Twenty-three Sphingidae species are listed in the USGS (now BAMONA) for Oregon. Not all of the species are reported
(only one by USGS, Smerinthus cerisyi) or anticipated in Clatsop.
It is hoped that this checklist, with the thumbnails and notes, will help you quickly identify the moths you have encountered.
A WO" after the species name indicates that I have no confirmed reports of this species in Clatsop County, but I
(William Oehlke) expect that this moth is present.
Please help me develop this list with improved, documented accuracy by sending sightings (species, date, location), preferably with an
image, via email to Bill Oehlke.
Mike Patterson, Astoria, MP has been sending sighting data.
You can visit additional Phingidae checklist for all US states, all Canadian provinces and all countries in North, Central, South America and
the Carribean Islands at Sphingidae Checklists.
Additional checklists are available for
Linn County, Oregon, Sphingidae larvae (caterpillars), and
Oregon Catocala (Underwing Moths).
WO, the Five-spotted Hawkmoth.
This large bodied moth flies in tobacco fields and vegetable gardens (potatoes, tomatoes)
and wherever host plants are found.
Sphinx chersis WO, Northern Ash
Sphinx or Great Ash Sphinx. The upperside of the forewing is soft dark gray to blue-gray with a series of black dashes,
one of which reaches the wing tip.
WO, Wild Cherry Sphinx. Forewings, long and slender, are held close to the body when the
moth is at rest. Note broad, light grey area along forewing costa.
Sphinx perelegans WO, Elegant Sphinx.
Adults fly in montane woodlands and mixed chaparral-type vegetation as a single brood
in the north, with adults mainly on the wing in June and July.
It flies from dusk until after midnight.
Sphinx vashti WO, Snowberry Sphinx.
Snowberry Sphinx adults fly as a single brood in montane woodlands and along prairie
streamcourses from April to August.
The upperside of the forewing has a narrow black subterminal line
bordered by a white inverted V-shaped line on the outside, and a
black line at the apex.
The outer margin of the forewing is quite wavy. There is a dark cell spot and a dark oblique line mid wing from the costa almost to the
inner margin. Basic ground colour is pinkish brown.
Flight would be June-July.
Mike Patterson, May 26, 2005, Astoria (more likely S. ophthalmica)
Smerinthus cerisyi MP, the Cerisyi's
Sphinx or One-eyed Sphinx,
Larvae feed on poplars and willows.
Flight would be from late May-July as a single brood.
Larvae feed on poplars, aspen and willows.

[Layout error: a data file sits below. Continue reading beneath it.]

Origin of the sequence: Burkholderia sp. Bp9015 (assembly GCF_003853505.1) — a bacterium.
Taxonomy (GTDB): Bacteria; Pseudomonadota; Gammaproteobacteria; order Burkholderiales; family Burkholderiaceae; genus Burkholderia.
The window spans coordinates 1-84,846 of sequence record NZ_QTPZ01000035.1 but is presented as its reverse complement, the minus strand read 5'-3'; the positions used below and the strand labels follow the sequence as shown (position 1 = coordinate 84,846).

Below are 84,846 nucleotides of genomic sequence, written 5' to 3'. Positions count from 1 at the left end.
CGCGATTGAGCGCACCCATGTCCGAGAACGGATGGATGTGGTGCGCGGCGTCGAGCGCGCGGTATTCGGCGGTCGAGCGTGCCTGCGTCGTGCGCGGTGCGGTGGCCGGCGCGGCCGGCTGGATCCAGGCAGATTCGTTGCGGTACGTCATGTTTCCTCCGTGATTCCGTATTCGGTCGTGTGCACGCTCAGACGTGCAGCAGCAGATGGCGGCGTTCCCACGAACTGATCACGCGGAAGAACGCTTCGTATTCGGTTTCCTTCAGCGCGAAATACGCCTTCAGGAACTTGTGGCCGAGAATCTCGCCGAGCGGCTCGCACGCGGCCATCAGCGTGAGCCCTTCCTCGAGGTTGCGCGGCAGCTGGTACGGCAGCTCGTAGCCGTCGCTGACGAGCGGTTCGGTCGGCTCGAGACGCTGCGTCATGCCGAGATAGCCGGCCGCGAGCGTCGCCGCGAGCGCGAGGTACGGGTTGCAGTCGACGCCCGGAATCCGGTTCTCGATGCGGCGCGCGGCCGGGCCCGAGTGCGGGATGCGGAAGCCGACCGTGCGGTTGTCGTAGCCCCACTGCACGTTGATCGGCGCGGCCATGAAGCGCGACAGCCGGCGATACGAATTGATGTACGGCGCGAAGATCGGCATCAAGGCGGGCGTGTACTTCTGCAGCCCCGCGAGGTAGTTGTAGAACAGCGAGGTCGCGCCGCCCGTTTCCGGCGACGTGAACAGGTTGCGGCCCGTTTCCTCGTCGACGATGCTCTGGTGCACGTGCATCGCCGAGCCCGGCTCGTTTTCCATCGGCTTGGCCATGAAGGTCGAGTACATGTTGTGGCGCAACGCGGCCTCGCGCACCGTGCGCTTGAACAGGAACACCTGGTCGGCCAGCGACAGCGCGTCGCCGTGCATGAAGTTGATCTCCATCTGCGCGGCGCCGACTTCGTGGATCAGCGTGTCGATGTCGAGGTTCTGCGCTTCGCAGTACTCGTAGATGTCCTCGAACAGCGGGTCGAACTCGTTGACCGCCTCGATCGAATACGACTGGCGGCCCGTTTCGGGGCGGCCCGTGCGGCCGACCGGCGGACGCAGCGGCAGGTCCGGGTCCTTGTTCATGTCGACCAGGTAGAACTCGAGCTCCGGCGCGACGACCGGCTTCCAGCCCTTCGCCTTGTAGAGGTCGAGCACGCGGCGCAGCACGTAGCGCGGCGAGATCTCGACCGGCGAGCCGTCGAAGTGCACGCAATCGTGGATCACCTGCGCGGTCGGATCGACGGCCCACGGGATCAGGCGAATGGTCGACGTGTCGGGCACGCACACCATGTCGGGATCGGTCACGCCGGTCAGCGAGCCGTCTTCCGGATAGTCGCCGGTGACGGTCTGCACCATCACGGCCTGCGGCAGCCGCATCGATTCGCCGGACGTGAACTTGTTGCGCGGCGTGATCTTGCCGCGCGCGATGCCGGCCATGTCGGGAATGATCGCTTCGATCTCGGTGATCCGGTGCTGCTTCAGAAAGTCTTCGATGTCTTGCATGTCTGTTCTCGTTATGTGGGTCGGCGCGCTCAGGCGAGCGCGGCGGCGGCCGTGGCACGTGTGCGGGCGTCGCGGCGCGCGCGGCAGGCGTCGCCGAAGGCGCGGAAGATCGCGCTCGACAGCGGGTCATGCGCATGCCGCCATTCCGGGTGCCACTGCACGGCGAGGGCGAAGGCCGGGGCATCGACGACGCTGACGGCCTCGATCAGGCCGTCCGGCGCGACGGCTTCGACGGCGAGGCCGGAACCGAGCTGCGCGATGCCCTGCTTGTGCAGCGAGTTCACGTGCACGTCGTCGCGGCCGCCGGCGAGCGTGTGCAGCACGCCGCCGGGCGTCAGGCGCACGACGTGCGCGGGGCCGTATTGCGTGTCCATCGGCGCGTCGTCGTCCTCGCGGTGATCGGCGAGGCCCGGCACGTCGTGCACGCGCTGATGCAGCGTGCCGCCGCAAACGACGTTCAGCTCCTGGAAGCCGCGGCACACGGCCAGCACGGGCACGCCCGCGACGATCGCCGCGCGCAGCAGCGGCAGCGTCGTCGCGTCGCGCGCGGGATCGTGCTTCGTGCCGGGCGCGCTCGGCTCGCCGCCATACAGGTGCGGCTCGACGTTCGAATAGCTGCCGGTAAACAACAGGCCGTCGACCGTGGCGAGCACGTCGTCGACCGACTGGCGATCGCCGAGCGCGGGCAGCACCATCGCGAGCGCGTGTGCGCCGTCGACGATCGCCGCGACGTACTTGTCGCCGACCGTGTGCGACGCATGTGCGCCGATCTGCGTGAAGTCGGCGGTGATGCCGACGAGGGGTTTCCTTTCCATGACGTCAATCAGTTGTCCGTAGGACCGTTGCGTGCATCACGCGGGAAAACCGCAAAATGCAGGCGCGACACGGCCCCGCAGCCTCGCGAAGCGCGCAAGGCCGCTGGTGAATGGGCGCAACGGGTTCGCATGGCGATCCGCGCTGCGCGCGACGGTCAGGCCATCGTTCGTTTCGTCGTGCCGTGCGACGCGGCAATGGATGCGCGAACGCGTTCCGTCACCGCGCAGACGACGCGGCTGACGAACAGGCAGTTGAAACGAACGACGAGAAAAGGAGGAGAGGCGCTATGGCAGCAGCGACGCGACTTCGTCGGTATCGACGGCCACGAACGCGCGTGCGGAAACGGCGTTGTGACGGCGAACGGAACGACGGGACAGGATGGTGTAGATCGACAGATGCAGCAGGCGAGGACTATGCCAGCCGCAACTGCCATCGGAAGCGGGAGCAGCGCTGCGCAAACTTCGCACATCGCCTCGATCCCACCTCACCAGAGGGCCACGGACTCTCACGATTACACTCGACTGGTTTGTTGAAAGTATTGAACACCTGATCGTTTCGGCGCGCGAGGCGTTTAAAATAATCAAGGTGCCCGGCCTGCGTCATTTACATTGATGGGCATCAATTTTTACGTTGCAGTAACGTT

Note different shape of double arced forewing pm line compared to the straighter pm line of cerisyi, directly above.
S. ophthalmica has smoother scalloping of the fw outer margin.
Hemaris thysbe WO, the Hummingbird Clearwing,
Many gardeners mistake this moth for a small hummingbird as it
hovers, sipping nectar from flowers through a long feeding tube.
Flight is probably from late May-July and possibly again in the fall.
Hemaris thetis WO, the Thetis Clearwing or Bee Hawk Moth,
The moth flies along forest edges and in meadows, gardens and
brushy fields. Day-flying adults nectar at lantana, dwarf bush honeysuckle,
snowberry, orange hawkweed, thistles, lilac, Canada violet, etc.
Hyles gallii WO, the Bedstraw Hawk Moth or Gallium Sphinx
Larvae feed on Epilobium angustifolium and Galium.
flight is late May-July with a possible fall flight as well.
Mike Patterson, May 12, 2005, Neawanna Bird Banding Station, Seaside.
Hyles lineata MP, the White-lined Sphinx
Adults usually fly at dusk, during the night, and at dawn, but they
also fly during the day over a wide variety of open habitats
including deserts, suburbs, and gardens.
Mike writes, "Checking back to last year, the White-lined Sphinx Moth
spike was in mid-April."
Adults fly in the afternoon from April-June in oak woodland and
pine-oak woodland in foothills, nectaring from chia, heartleaf
milkweed, golden currant, bluedicks, fairyfans, vetches,
thistles, hedgenettles, etc.
Proserpinus flavofasciata adults fly from
April-June in meadows in coniferous forests. Adults fly during the
afternoon, nectaring from lilac, dandelion, cherry, etc.
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Please send sightings/images to Bill. I will do my best to respond to requests for identification help.
Enjoy some of nature's wonderments: Saturniidae cocoons.
Cocoons of the giant silkmoths may be purchased in the fall and winter. Big and beautiful giant silk moths will emerge in spring/summer.
Read Actias luna rearing article. Additional online help available.